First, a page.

Which square is bigger? Honeybees see visual illusions like humans do


File 20171120 18525 1l2j7n8.jpg?ixlib=rb 1.1
Flowers may take advantage of visual illusions to attract bees.
from www.shutterstock.com

Scarlett Howard, RMIT University and Adrian Dyer, RMIT University

When a human looks at a distant skyscraper, it appears small to the eye. It’s a visual illusion, and we use other contextual information to know the building is actually tall.

Our new study shows, for the first time, that honeybees see size-based visual illusions too. Whether a size illusion is seen, or not, depends on how a target object is viewed.

These new results help us understand how visual illusions evolved in different species over time.


Read more: Three visual illusions that reveal the hidden workings of the brain


How humans experience illusions

Humans see lots of different illusions such as mirages, illusions of shape, length, size, and even colour (remember that dress?).

The lines or shapes around an object can change the way your brain sees it.
Provided by Scarlett Howard

Visual illusions are errors in your own perception which can allow you to process the very complex visual information you see more easily.

One of the strongest geometric illusions we humans see is an illusion of size, called the Ebbinghaus Illusion.

Ebbinghaus Illusion: The central circles are of identical size, but are perceived as very different by humans because we use context to inform our vision.
Provided by Scarlett Howard

Interestingly, species such as bottlenose dolphins, bower birds, domestic chicks, and redtail splitfins see this illusion in the same way as humans. However, animals such pigeons, domestic dogs, and bantams see the opposite illusion to what we see, and baboons do not see an illusion at all.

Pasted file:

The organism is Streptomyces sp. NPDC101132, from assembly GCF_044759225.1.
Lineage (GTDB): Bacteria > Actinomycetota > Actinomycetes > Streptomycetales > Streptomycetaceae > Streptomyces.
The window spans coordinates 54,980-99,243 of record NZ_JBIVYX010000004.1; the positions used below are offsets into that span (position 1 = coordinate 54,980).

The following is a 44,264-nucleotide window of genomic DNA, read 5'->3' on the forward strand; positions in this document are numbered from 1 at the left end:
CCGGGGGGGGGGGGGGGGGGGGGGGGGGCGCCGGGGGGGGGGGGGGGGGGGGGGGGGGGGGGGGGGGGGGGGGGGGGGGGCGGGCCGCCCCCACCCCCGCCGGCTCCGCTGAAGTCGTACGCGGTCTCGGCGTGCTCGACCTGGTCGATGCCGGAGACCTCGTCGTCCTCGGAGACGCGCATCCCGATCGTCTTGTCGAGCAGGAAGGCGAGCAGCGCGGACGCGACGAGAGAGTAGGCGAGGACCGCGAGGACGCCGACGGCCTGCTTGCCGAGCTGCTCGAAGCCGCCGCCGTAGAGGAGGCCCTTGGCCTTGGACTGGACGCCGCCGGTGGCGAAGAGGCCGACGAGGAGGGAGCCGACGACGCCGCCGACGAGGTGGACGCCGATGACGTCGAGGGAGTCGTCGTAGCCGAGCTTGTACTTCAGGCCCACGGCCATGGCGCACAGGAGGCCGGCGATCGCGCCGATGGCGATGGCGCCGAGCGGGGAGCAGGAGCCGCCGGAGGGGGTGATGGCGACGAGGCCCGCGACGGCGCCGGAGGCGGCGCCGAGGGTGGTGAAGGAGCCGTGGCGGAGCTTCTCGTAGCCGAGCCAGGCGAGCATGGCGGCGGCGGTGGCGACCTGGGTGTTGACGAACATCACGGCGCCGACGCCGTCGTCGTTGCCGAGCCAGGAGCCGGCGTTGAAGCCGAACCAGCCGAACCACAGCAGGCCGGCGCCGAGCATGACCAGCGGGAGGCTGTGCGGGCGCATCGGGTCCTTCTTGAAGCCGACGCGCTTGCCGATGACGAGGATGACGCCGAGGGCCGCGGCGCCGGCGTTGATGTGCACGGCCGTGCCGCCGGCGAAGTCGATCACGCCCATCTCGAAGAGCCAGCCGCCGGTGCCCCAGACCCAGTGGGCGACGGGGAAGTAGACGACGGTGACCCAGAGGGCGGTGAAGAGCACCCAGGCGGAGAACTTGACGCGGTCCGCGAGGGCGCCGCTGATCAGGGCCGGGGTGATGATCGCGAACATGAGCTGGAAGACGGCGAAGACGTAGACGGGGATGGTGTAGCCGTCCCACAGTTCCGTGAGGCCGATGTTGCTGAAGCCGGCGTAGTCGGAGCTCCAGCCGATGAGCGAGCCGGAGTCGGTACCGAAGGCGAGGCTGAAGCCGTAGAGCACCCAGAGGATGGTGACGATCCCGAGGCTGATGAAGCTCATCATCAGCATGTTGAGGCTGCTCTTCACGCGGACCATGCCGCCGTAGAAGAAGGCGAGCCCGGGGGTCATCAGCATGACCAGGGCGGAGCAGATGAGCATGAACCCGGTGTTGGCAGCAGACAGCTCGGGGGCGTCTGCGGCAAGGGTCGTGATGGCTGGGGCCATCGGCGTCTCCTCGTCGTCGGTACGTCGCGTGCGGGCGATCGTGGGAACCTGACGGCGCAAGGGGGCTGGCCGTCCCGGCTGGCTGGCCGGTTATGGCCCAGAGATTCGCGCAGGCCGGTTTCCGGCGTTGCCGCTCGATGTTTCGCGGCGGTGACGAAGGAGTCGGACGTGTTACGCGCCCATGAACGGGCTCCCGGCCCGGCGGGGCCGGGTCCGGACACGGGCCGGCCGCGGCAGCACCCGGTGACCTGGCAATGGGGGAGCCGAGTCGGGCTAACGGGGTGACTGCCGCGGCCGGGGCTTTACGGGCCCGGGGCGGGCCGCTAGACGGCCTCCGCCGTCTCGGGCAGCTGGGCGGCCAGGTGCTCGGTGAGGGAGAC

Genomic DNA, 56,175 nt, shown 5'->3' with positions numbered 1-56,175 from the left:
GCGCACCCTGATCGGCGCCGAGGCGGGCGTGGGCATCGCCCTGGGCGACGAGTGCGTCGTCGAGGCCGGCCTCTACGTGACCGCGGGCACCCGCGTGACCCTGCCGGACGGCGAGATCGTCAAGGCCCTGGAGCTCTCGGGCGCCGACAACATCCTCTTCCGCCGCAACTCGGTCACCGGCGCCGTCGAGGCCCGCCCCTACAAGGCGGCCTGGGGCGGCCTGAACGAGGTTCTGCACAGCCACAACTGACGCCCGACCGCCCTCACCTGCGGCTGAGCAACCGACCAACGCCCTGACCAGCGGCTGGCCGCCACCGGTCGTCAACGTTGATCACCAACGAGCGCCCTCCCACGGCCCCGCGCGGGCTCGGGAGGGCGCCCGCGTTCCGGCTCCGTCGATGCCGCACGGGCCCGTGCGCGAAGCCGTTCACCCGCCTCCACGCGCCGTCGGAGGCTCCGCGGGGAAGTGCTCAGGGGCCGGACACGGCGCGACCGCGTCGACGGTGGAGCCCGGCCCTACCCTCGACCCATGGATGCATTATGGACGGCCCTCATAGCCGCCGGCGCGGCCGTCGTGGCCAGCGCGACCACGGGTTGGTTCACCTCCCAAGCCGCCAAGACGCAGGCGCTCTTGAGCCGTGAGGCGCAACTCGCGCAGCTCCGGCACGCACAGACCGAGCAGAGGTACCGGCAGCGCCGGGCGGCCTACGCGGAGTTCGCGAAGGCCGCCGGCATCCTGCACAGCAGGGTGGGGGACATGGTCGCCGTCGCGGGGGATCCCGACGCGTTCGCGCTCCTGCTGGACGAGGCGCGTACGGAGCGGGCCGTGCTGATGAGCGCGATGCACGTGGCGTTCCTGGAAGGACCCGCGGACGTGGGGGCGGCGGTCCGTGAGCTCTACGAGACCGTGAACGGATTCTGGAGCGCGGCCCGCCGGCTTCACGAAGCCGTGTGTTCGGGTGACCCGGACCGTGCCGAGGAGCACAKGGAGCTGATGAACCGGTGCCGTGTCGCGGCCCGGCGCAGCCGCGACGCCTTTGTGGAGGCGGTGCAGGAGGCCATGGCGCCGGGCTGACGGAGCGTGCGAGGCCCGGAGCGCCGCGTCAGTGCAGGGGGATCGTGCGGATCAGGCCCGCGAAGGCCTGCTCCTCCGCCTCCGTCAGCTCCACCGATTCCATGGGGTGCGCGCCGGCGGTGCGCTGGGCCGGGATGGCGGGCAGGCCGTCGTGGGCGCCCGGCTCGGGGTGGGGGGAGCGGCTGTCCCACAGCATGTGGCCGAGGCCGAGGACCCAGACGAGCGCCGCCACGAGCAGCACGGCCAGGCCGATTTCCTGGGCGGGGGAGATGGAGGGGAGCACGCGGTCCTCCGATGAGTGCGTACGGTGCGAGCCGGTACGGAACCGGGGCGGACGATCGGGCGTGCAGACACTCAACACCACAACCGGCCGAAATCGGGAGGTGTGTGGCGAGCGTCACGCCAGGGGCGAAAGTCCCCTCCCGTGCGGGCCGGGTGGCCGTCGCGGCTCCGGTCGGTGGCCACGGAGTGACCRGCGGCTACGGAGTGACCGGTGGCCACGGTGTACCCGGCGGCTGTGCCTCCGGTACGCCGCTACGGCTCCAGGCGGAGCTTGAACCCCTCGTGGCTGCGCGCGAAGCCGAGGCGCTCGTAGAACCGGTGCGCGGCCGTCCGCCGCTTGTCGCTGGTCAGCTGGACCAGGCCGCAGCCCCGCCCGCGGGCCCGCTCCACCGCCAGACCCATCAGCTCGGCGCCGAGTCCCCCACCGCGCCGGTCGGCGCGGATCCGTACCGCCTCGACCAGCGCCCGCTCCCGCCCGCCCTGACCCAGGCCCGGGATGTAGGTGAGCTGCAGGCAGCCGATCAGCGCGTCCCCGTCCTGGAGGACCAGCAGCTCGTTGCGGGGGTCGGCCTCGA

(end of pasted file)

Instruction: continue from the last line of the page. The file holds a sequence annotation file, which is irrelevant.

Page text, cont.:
To understand why different species see size illusions in such different ways, and how an insect with a miniature brain might view a size illusion, we developed an experimental design using honeybees.


Read more: Want a better camera? Copy bees and their extra light-sensing eyes


Bees can help us design better camera technology.

Why do animals perceive illusions differently?

It’s intriguing that some species view size illusions the same way as us, and some animals do not. Why is it that a baboon does not see any illusion when looking at the Ebbinghaus Illusion? Why do pigeons and dogs see the opposite illusion to us? Our team decided to look into the methodology of the past studies that had shown these differences.

When baboons, pigeons, dogs, and bantams were tested, they were looking at the illusion from either a set distance or from a forced close-range distance. For example, dogs had to touch the correct option with their noses, and birds had to peck the correct option meaning these species were viewing the illusion at a very close distance. Baboons, on the other hand, were viewing the illusion at a set distance, unable to move closer than a certain distance from a screen that presented the illusionary pictures.

With this knowledge, we decided to test honeybees using two study conditions:

  1. a free-flying set-up where bees could fly at any distance from the size illusion before making decisions, and
  2. a constrained viewing set-up where bees could only view and make decisions about the illusion from one set distance.

How does a bee view size illusions?

To determine if bees could perceive size illusions, we first had to find a way to ask them.

We trained one group of bees to always choose the larger black square on a square white background and another group of bees to always choose the smaller black square on a square white background.

When bees had learnt to either choose larger or smaller sized black square targets, we manipulated the size of the background, thus trying to induce the perception of a visual illusion (similar to the Delboeuf Illusion).